There’s an alternative to the IRA conversion. It works well for people who are using the IRA mostly for estate planning, don’t plan to take contributions during their lifetimes, and want to give substantial amounts to both charity and their families. When those are your goals, consider a charitable remainder trust instead of an IRA conversion.
Suppose Max Profits has an IRA of $250,000. Instead of converting, Max withdraws the entire balance of the IRA. He also creates a charitable remainder trust and contributes the IRA distribution to the trust. The trust will pay income to Max and his wife, Rosie, for 10 years. After 10 years the trust balance goes to the charities they named when creating the trust.
The Profits take a charitable contribution deduction the year they donate to the trust. The deduction is not for the full amount of the donation but for the present value of the estimated amount the charity will receive in 10 years. IRS tables are used to determine the deduction. The longer the Profits are expected to receive income, the lower the deduction will be.
The Profits use the income from the trust to pay premiums on a permanent life insurance policy payable to their children. The benefits are increased when the Profits purchase a second-to-die policy and put it in an irrevocable trust, to ensure it avoids any estate taxes.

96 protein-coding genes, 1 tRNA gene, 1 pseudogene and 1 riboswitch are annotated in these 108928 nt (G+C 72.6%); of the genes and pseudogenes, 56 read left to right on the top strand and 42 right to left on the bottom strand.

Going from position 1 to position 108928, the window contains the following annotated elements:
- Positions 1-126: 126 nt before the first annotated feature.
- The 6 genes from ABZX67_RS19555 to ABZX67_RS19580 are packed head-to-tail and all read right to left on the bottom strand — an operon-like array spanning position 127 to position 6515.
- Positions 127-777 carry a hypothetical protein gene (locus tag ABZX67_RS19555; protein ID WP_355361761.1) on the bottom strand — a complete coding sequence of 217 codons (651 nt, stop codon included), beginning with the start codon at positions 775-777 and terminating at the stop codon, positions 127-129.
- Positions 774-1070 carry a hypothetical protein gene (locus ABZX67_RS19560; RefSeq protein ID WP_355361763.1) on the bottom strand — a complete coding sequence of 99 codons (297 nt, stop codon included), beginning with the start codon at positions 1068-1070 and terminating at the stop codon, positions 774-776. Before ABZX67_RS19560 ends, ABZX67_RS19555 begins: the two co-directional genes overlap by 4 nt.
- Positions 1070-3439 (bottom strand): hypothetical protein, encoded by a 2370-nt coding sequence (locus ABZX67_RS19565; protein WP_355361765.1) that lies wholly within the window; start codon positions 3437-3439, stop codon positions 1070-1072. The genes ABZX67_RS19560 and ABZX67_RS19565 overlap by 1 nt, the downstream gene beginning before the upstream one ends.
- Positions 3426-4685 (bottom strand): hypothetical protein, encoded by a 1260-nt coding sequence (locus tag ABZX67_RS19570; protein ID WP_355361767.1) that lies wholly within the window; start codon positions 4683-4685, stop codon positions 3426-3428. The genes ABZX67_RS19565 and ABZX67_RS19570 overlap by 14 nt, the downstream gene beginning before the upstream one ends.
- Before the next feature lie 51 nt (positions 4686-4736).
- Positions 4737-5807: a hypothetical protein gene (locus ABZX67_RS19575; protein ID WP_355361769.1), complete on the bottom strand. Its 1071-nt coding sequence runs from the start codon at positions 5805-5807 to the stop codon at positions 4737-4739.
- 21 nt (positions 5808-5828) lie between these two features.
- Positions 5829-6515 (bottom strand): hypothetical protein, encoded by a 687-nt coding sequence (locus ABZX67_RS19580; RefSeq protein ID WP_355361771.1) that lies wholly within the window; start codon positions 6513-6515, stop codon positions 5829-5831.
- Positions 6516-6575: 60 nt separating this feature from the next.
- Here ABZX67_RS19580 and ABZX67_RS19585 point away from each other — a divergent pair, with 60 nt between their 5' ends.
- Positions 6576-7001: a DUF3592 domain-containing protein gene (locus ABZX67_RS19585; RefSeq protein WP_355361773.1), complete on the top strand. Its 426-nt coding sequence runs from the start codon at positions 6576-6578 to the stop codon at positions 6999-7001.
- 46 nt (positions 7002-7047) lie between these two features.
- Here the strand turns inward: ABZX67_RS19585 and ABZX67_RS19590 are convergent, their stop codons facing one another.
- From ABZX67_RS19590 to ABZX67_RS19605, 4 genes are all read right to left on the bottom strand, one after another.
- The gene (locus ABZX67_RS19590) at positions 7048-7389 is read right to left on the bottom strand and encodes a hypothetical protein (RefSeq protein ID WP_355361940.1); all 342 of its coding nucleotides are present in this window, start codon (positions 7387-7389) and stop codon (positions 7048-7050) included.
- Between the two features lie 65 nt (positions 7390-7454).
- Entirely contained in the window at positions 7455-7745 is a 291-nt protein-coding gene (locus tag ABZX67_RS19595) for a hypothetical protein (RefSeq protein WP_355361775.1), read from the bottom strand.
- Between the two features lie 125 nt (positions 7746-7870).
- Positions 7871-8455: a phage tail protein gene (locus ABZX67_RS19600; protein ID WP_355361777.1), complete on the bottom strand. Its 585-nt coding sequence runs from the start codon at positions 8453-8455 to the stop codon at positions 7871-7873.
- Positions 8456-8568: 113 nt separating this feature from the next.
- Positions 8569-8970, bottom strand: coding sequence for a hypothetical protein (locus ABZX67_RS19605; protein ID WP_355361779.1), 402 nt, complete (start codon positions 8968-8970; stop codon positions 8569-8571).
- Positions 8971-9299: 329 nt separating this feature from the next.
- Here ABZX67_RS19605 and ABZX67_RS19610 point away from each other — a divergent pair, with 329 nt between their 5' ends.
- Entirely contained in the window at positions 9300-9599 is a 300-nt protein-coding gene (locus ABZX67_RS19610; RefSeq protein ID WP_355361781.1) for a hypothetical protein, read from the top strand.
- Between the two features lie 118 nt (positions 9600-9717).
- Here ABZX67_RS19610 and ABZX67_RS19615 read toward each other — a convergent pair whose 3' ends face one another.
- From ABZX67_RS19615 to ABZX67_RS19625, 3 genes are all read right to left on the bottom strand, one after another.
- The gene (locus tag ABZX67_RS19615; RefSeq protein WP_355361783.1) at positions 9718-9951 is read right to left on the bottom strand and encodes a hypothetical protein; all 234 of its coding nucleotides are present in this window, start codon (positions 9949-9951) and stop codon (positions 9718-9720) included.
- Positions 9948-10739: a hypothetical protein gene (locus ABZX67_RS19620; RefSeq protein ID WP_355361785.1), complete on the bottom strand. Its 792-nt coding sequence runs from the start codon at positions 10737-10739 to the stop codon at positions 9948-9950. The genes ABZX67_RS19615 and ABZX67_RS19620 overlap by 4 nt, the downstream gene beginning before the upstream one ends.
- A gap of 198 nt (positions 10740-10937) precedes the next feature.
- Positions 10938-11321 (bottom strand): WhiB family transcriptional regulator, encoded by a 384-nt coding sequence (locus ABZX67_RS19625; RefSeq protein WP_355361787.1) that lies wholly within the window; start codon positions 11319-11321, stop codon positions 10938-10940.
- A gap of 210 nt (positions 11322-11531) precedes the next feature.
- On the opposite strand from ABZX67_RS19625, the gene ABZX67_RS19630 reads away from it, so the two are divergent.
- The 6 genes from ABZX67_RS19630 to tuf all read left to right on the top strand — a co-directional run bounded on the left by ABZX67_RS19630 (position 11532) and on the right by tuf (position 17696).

The deduction for contributing to the trust won’t eliminate taxes on the IRA distribution, but it should make the taxes substantially less than those on a conversion. In addition, income from the trust should enable the Profits to purchase an insurance policy with benefits that are substantially higher than the estimated future value of a converted IRA. On top of that, they make a significant donation to charity through the trust.
This strategy isn’t for everyone. You should be charitably-inclined, and you need to have enough assets outside the IRA to pay the taxes on the distribution and to maintain your standard of living indefinitely. You’ll also need to work with an estate planning attorney or accountant who will maximize the benefits by determining the term of the trust and the type of insurance to buy.
RW September 2010